European carrier-neutral datacentre facility provider Telecity Group has bought Finland-based datacentre operator...
Academica for €28m (£22.4m).
The Academica acquisition provides Telecity with a capacity of 3 megawatts (MW) in Helsinki.
Helsinki is a growing datacentre hub and offers easy access to Russia and the Baltic countries.
“Access to the Russian market is one of the biggest reasons big IT facilities operators are interested in having a presence in Finland,” Ian Brown, senior analyst for IT services at Ovum, told Computer Weekly.
Lack of Russian capacity
There is a lack of good quality and secure datacentre infrastructure in Russia.
Building and operating datacentres in Russia is difficult, according to the analyst.
“We know of IT service providers who had planned to operate datacentre facilities in Russia through joint ventures but later pulled out because of the difficulties,” Brown said.
This means there is a growing demand for efficient datacentres in Finland not just by Russian enterprises.
There is also demand from big retailers and oil and gas companies in the Nordic region who want to extend their reach into Russia and Baltic countries, Brown said.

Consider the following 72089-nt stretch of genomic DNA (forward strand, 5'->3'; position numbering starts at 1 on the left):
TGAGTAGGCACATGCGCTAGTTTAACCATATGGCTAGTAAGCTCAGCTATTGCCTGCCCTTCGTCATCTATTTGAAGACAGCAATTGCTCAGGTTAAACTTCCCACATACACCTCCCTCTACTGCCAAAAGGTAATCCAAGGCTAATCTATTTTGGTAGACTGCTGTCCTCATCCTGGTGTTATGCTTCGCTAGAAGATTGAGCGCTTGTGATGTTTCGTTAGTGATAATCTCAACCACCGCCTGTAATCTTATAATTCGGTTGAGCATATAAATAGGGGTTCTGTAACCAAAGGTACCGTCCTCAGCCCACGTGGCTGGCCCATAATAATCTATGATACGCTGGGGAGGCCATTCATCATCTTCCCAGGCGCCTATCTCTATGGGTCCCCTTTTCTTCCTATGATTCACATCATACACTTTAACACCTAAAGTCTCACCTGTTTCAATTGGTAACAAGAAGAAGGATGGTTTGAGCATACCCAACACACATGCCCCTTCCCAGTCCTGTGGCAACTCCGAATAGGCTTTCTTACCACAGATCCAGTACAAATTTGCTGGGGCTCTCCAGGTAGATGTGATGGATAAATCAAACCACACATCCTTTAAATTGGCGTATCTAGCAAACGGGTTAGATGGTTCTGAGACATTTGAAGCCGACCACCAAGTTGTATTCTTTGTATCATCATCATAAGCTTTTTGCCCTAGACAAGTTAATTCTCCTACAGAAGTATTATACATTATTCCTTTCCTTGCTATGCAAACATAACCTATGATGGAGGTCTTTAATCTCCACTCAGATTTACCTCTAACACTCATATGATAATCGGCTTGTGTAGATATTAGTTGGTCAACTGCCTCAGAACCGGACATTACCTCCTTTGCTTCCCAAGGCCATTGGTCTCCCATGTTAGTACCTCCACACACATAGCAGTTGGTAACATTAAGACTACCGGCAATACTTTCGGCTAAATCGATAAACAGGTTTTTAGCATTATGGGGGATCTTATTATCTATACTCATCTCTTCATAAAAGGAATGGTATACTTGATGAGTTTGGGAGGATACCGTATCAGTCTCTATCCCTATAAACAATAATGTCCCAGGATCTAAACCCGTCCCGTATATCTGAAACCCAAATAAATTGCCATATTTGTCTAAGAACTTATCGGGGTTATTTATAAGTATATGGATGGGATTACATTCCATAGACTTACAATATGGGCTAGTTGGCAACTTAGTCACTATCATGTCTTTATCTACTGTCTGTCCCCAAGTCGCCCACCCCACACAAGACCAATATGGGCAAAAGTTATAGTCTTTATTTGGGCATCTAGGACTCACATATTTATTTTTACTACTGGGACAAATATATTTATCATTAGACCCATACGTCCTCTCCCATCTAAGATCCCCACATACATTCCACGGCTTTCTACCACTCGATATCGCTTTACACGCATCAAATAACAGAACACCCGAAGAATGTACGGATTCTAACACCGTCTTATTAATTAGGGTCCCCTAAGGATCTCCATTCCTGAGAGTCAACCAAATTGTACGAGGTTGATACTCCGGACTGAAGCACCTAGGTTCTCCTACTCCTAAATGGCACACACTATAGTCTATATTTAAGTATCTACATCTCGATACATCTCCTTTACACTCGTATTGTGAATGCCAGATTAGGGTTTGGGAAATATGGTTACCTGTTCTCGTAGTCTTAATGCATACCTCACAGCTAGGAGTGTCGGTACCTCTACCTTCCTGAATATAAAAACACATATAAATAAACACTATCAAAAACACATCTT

Read more about datacentre planning
Academica's acquisition marks Telecity’s second datacentre acquisition in Finland in a span of four months. It purchased Tenue Oy in August for £3.7m gaining access to 2MW of operational capacity.
Following the completion, Academica’s managing director, Marko Vanninen will become managing director of Telecity Group – Finland.
Combining Academica, Tenue OY and Telecity’s own facilities in Finland will help it take advantage of the growing demand from Finland and the wider Nordic region and Russia, said Telecity chief executive, Michael Tobin.
Telecity will add another 7MW of capacity in two new facilities in due course.
In addition to access to Russian markets, Telecity may be keen to acquire Academica’s big enterprise customer list too, Brown said.